Linn County has met all the necessary criteria to move onto phase two of the county’s phased reopening approach, Linn County Public Health said on Wednesday.
LCPH released a phased reopening approach on May 14, a day before various businesses were allowed to reopen at 50 percent capacity. LCPH began monitoring 10 disease and resource metrics on May 15.
“The first phase of the reopening process is necessary to slow community spread of COVID-19 and avoid overwhelming the local health care system,” LCPH Clinical Services Supervisor Heather Meador said at a May press conference. “During this phase, recommendations are for limited operations when reopening. The risk of transmission increases as the number of those in attendance grows.”
The metrics (which are online) are categorized under epidemiology, health care and public health and all needed to be met before moving onto phase two. The following criteria were met on Wednesday, June 10:
• Decreased test positive rate for at least 14 days
• Sustained reduction in number of cases for at least 14 days
• Decrease in deaths for at least 14 days
• Sufficient personal protective equipment for all health care workers, even if cases double
• Sufficient face masks available to provide to patients seeking care, even if cases double
• More discharges than admissions for COVID-19 within a seven day period
• All cases interviewed for contact elicitation
• Contacts elicited for at least 90 percent of cases
• Capacity to monitor all confirmed cases and their contacts
• Capacity to test all people who are symptomatic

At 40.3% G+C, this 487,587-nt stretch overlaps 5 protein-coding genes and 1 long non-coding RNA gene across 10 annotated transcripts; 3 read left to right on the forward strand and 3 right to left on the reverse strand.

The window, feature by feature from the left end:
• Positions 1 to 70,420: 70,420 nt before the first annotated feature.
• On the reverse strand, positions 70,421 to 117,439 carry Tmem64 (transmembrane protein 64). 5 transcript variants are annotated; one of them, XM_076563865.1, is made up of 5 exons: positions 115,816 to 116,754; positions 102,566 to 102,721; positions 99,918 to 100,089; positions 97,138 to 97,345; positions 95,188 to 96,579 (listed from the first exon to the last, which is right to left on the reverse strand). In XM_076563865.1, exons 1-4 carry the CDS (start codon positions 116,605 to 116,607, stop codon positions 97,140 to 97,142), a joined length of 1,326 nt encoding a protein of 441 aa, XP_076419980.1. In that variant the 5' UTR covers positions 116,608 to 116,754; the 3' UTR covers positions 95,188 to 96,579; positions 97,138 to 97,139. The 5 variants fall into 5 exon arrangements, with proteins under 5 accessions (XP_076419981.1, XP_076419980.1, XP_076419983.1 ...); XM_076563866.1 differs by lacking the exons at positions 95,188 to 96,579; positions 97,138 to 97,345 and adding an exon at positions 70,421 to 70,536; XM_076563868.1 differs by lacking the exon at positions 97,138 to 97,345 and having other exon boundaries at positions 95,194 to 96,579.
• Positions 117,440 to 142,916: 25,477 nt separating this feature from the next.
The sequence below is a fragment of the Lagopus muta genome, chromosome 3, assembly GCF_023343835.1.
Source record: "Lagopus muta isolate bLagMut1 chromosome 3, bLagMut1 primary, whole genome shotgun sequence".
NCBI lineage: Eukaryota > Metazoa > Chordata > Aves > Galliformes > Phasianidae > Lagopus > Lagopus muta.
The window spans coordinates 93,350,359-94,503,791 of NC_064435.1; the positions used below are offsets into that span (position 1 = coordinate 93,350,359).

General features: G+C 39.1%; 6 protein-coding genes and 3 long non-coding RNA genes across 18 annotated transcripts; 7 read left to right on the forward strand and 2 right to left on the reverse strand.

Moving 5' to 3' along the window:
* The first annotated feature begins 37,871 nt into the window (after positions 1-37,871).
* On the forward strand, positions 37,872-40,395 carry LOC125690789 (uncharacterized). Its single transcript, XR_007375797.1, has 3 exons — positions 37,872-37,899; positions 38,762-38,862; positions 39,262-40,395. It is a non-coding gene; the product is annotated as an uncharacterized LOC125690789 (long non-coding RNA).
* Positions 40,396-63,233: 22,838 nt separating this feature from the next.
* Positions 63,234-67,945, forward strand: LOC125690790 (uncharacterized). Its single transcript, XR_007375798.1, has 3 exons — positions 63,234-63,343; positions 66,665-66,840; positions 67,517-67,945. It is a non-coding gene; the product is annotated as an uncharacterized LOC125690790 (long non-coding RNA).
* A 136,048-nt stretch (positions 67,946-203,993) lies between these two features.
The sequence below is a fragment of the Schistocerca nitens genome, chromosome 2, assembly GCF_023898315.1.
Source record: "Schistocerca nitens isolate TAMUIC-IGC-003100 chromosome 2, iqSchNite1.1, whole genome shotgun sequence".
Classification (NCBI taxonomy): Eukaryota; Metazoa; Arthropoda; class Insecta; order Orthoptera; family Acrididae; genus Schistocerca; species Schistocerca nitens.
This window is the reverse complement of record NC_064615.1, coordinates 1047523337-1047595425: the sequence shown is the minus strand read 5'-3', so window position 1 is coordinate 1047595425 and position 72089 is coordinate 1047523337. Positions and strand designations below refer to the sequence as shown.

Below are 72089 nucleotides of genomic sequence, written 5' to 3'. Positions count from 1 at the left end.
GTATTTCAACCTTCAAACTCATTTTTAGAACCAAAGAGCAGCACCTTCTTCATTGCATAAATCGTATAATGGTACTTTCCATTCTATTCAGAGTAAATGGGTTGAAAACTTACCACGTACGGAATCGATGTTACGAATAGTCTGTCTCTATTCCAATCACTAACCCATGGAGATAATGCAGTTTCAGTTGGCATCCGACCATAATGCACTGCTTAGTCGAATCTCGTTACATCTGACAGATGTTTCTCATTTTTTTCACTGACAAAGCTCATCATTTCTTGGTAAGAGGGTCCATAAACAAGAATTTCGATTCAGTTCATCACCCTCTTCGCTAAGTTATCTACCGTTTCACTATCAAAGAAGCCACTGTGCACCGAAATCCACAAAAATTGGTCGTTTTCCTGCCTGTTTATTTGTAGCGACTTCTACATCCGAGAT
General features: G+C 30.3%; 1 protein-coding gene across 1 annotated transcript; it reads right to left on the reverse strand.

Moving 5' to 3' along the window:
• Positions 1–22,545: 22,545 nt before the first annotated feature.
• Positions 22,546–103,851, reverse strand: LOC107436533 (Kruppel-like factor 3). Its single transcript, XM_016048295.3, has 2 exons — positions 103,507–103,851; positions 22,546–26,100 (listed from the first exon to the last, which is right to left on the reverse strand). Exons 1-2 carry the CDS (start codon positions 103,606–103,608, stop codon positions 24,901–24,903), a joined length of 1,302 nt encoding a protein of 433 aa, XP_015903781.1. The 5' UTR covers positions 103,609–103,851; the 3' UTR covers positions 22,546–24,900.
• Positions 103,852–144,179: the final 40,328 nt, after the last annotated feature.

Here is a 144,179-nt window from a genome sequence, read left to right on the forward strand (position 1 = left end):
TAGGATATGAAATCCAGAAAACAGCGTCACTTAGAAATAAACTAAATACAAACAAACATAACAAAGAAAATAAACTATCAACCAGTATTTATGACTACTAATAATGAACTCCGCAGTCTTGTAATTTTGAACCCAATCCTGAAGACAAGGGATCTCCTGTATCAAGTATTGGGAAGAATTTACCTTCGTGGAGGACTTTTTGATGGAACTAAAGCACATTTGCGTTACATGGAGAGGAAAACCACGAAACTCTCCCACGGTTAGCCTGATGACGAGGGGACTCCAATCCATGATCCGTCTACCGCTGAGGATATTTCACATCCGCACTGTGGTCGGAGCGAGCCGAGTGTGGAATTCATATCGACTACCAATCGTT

The second phase, according to the LCPH guidance documents, recommends businesses continue many of the limited operations in phase one with a slight expansion. LCPH has guidance for various businesses and a list of actions of what is recommended in each of the three phases.
In order to move from phase two to phase three, the same criteria needs to be met, as well as a reduction in cases for an additional 14 days. A vaccine or treatment option “must be available to recommend discontinuing physical/social distancing,” according to the metrics website.
Phase three includes a return to “normal operations” with some mitigation guidance still in place, such as staying home when sick, hand washing and having hand sanitizer available.
Linn County also announced Wednesday that county buildings will begin a phased reopening approach on July 20 with “modifications in place to keep employees and customers safe.” Most county buildings will conduct their businesses by appointment only.
Long-term care facility outbreak in Marion
A long-term care facility in Marion is experiencing an outbreak of COVID-19. Eleven residents and staff at Willow Gardens Care Center have tested positive for the virus between June 5 and 9, according to LCPH.
The affected residents will remain in isolation for 14 days.
“We have been and continue to do everything we can to ensure we stop the spread of this virus within our facility and have increased our emergency response procedures. We are working with local and state health officials to ensure we are taking the appropriate steps at this time. At this point, all precautions will remain in place within the building until the virus has been eradicated,” Willow Gardens administrator Casey Kann said in a news release.
The overall number of long-term care outbreaks in Linn County is six, but there are four current long-term care outbreaks since two facilities have recovered. Heritage Specialty Care and Cottage Grove Place, both in Cedar Rapids, have had no new cases reported for 28 consecutive days, which is two incubation periods.
As of Thursday morning, LCPH is reporting 1,029 confirmed cases of COVID-19 in the county. A total of 910 people have recovered and 80 have died.